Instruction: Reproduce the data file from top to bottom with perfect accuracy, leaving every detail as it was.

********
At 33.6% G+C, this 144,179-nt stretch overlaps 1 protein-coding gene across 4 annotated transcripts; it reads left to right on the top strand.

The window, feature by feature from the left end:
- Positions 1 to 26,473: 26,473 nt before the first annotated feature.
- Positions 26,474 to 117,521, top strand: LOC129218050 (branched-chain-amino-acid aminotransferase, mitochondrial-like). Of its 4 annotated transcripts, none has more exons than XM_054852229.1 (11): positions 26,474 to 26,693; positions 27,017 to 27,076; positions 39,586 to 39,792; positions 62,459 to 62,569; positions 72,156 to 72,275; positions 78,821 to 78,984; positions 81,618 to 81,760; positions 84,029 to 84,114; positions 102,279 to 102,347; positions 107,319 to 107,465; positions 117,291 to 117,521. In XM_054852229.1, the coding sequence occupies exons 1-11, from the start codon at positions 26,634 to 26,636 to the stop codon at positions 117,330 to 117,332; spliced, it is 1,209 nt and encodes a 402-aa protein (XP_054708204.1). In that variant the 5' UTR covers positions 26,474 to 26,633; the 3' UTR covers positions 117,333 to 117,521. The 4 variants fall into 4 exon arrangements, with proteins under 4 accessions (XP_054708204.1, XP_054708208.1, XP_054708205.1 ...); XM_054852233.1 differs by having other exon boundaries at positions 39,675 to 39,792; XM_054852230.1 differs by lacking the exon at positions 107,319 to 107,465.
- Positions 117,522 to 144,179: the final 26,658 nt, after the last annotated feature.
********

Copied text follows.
At 33.6% G+C, this 144,179-nt stretch overlaps 1 protein-coding gene across 4 annotated transcripts; it reads left to right on the top strand.

The window, feature by feature from the left end:
- Positions 1 to 26,473: 26,473 nt before the first annotated feature.
- Positions 26,474 to 117,521, top strand: LOC129218050 (branched-chain-amino-acid aminotransferase, mitochondrial-like). Of its 4 annotated transcripts, none has more exons than XM_054852229.1 (11): positions 26,474 to 26,693; positions 27,017 to 27,076; positions 39,586 to 39,792; positions 62,459 to 62,569; positions 72,156 to 72,275; positions 78,821 to 78,984; positions 81,618 to 81,760; positions 84,029 to 84,114; positions 102,279 to 102,347; positions 107,319 to 107,465; positions 117,291 to 117,521. In XM_054852229.1, the coding sequence occupies exons 1-11, from the start codon at positions 26,634 to 26,636 to the stop codon at positions 117,330 to 117,332; spliced, it is 1,209 nt and encodes a 402-aa protein (XP_054708204.1). In that variant the 5' UTR covers positions 26,474 to 26,633; the 3' UTR covers positions 117,333 to 117,521. The 4 variants fall into 4 exon arrangements, with proteins under 4 accessions (XP_054708204.1, XP_054708208.1, XP_054708205.1 ...); XM_054852233.1 differs by having other exon boundaries at positions 39,675 to 39,792; XM_054852230.1 differs by lacking the exon at positions 107,319 to 107,465.
- Positions 117,522 to 144,179: the final 26,658 nt, after the last annotated feature.